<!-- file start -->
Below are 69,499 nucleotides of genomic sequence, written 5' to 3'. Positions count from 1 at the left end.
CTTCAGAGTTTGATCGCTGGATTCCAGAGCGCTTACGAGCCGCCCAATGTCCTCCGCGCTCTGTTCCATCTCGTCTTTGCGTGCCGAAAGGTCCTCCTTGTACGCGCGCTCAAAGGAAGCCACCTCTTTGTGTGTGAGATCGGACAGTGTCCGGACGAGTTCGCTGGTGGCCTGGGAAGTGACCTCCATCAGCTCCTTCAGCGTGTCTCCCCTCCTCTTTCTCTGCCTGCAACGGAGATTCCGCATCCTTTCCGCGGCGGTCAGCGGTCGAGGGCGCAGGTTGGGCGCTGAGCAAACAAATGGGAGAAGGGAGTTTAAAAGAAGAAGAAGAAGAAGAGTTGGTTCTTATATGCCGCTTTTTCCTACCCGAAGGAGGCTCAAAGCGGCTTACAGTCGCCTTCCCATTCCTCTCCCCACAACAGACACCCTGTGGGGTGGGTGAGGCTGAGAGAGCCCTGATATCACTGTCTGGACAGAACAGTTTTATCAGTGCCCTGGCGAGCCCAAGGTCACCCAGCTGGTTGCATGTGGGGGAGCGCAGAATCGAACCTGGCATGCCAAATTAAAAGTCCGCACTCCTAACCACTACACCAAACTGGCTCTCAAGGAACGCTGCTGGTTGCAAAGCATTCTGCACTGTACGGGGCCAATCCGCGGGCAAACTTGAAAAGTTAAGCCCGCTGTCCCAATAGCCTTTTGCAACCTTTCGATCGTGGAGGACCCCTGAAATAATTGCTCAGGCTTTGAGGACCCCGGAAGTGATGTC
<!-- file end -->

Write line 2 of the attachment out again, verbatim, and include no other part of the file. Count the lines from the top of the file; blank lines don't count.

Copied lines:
CTTCAGAGTTTGATCGCTGGATTCCAGAGCGCTTACGAGCCGCCCAATGTCCTCCGCGCTCTGTTCCATCTCGTCTTTGCGTGCCGAAAGGTCCTCCTTGTACGCGCGCTCAAAGGAAGCCACCTCTTTGTGTGTGAGATCGGACAGTGTCCGGACGAGTTCGCTGGTGGCCTGGGAAGTGACCTCCATCAGCTCCTTCAGCGTGTCTCCCCTCCTCTTTCTCTGCCTGCAACGGAGATTCCGCATCCTTTCCGCGGCGGTCAGCGGTCGAGGGCGCAGGTTGGGCGCTGAGCAAACAAATGGGAGAAGGGAGTTTAAAAGAAGAAGAAGAAGAAGAGTTGGTTCTTATATGCCGCTTTTTCCTACCCGAAGGAGGCTCAAAGCGGCTTACAGTCGCCTTCCCATTCCTCTCCCCACAACAGACACCCTGTGGGGTGGGTGAGGCTGAGAGAGCCCTGATATCACTGTCTGGACAGAACAGTTTTATCAGTGCCCTGGCGAGCCCAAGGTCACCCAGCTGGTTGCATGTGGGGGAGCGCAGAATCGAACCTGGCATGCCAAATTAAAAGTCCGCACTCCTAACCACTACACCAAACTGGCTCTCAAGGAACGCTGCTGGTTGCAAAGCATTCTGCACTGTACGGGGCCAATCCGCGGGCAAACTTGAAAAGTTAAGCCCGCTGTCCCAATAGCCTTTTGCAACCTTTCGATCGTGGAGGACCCCTGAAATAATTGCTCAGGCTTTGAGGACCCCGGAAGTGATGTC